LANSING, Mich. – Michigan Democrats want to hold their presidential caucuses near the front of the pack in 2004. But a lack of consensus over the date, and an undecided United Auto Workers, a major political player, are complicating the effort.
Sen. Carl Levin, D-Mich., and Democratic National Committeewoman Debbie Dingell want the Democratic caucuses on Jan. 27, the same day New Hampshire tentatively has set for its primary.
But other Democrats would prefer Feb. 7, with some expressing concern that New Hampshire could pressure the presidential candidates into honoring its first-in-the-nation-primary status by not campaigning in Michigan.
"There is a historical pattern that the Democrats are reluctant to tamper with and that none of the Democratic candidates want to risk tampering with because they don't want to risk angering the earliest venues," said David Rohde, a political science professor at Michigan State University.
The Michigan Education Association, the state's largest teachers union, and Democratic Gov. Jennifer Granholm, back the earlier date. But the UAW remains on the fence, with Dick Long, who directs the group's political operation, saying the union has not yet taken a position.
A change also would violate Democratic National Committee rules, which allow only Iowa and New Hampshire to hold their presidential caucuses and primary before Feb. 3, 2004. DNC Chairman Terry McAuliffe sent a letter to Michigan State Central Committee members which said that would be bad for the party, the candidates and the state, which risks having its delegates not seated at the convention if it defies the rules.
"If you chose Saturday February 7, you would offer presidential candidates 128 pledged delegates on one day - exactly half the number chosen by the six earlier states combined," said the letter dated Wednesday. "This will not go unnoticed by the presidential campaigns as they begin to map strategies or by the media."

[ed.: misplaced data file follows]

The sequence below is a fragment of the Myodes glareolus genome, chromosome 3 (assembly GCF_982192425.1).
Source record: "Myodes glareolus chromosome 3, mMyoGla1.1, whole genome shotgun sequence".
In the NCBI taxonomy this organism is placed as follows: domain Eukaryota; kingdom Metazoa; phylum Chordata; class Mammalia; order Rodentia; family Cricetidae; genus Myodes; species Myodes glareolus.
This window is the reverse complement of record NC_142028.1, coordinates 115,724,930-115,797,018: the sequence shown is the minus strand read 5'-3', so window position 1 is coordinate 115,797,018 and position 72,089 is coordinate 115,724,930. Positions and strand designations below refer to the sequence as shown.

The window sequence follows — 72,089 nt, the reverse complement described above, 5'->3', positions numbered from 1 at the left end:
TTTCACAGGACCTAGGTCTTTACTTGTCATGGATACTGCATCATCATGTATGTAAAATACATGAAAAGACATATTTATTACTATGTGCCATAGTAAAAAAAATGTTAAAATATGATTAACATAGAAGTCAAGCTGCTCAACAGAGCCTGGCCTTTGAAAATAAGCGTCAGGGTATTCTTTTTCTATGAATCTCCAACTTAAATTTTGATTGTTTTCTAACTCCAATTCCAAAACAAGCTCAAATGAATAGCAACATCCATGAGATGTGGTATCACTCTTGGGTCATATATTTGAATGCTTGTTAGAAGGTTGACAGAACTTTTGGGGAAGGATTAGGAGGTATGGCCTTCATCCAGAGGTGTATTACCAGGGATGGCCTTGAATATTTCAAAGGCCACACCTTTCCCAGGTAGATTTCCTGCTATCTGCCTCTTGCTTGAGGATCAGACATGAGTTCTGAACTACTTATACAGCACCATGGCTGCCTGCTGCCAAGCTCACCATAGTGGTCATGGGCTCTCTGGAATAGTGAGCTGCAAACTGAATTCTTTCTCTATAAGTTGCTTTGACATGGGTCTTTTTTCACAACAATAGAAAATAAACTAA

Detroit officials also have been told the city could lose its chance to host the 2008 Democratic National Convention if Michigan holds its caucuses on Jan. 27.
The state Democratic rules committee plans to meet Sunday to choose a date - or dates - as part of a delegate selection plan it will put out for 30 days of public comment.
"Carl and I are going to push that we go the same day as New Hampshire," said Dingell, the wife of Michigan's senior congressman, John Dingell. "At the moment, I think we're doing OK."
Michigan Democratic Executive Chairman Mark Brewer said he's still drafting the plan for the rules committee, so it's too early to say what date - or dates - will be suggested. But Michigan is certain to go earlier than it did in 2000, when Vice President Al Gore was the only Democrat still in the race by the time Michigan Democrats held their mid-March caucuses.
The final decision on 2004 won't be made until April 26, when the state's 400-member Democratic State Central Committee meets to vote.